With the blessing of President Donald J. Trump, the Navy continues to reshuffle its top deck, asking lawmakers to promote the Chief of Naval Personnel, Vice Adm. Robert “Bob” Burke, to become the Vice Chief of Naval Operations.
If greenlighted by the Senate, Burke will pick up his fourth star and replace Adm. Bill Moran, the president’s pick to become the Chief of Naval Operations.
The 31st Chief of Naval Operations, Adm. John Richardson, is retiring.
Burke’s proposed elevation to VCNO was contained in the same Thursday flag officer message issued by acting Secretary of Defense Patrick M. Shanahan that announced the nomination of Moran.
When Burke, a career submariner, replaced Moran as chief of personnel on May 27, 2016, he continued and expanded many of the reforms initiated by his former boss.
Burke’s legacy as the Navy’s personnel chief drew applause within the service for his tireless efforts to improve life for both officers and their enlisted sailors.
His reforms included revamping fitness reports and evaluations, hiking the number of no-test meritorious advancements and successfully lobbying Congress to radically rework the way commissioned leaders are recruited, trained and retained in the 21st century.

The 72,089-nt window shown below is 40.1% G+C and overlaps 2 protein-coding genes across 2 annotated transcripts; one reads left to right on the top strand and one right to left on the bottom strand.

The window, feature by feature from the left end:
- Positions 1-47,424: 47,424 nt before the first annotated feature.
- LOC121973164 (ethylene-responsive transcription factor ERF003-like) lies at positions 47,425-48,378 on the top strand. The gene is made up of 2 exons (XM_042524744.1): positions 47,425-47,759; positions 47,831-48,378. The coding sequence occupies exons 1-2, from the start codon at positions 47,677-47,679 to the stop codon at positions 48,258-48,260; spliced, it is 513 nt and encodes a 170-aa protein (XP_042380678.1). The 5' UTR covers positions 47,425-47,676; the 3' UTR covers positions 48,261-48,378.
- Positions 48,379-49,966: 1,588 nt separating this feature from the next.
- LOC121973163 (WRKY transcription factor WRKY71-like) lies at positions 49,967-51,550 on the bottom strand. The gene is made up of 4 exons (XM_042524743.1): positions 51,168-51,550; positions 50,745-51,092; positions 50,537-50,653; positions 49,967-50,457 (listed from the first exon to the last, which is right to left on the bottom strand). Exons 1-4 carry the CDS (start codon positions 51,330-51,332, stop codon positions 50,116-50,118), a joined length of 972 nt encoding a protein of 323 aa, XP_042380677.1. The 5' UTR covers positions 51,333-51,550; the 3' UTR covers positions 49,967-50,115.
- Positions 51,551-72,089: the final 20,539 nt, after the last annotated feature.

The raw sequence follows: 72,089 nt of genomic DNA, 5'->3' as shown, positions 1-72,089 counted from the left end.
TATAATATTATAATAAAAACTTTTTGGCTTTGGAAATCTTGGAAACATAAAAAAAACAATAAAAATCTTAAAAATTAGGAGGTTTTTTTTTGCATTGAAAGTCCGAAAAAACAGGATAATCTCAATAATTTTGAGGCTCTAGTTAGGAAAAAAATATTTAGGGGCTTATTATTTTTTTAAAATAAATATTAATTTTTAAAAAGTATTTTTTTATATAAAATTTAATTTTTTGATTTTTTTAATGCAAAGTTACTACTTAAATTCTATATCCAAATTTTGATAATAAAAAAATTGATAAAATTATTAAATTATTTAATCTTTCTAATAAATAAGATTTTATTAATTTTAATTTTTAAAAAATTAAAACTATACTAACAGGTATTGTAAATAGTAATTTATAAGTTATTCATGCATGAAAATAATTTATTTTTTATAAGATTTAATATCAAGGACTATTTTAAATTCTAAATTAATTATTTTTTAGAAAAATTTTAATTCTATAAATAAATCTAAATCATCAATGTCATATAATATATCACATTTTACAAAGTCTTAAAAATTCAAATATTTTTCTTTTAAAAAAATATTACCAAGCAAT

A native of Portage, Michigan, Burke commanded the Norfolk-based attack submarine Hampton and later became commodore of Submarine Development Squadron 12 in Groton, Connecticut.
The United States Submarine League bestowed upon him the Rear Admiral Jack M. Darby Award for Inspirational Leadership and Excellence of Command in 2004.
The next year, the Navy named him the recipient of the Vice Admiral James Bond Stockdale Award for Inspirational Leadership.
He also served as the deputy commander of 6th Fleet, director of operations for U.S. Naval Forces Europe-Africa and commander of Submarine Group 8.
His decorations include the Defense Superior Service Medal and five Legion of Merit medals.
Mark D. Faram is a former reporter for Navy Times. He was a senior writer covering personnel, cultural and historical issues. A nine-year active duty Navy veteran, Faram served from 1978 to 1987 as a Navy Diver and photographer.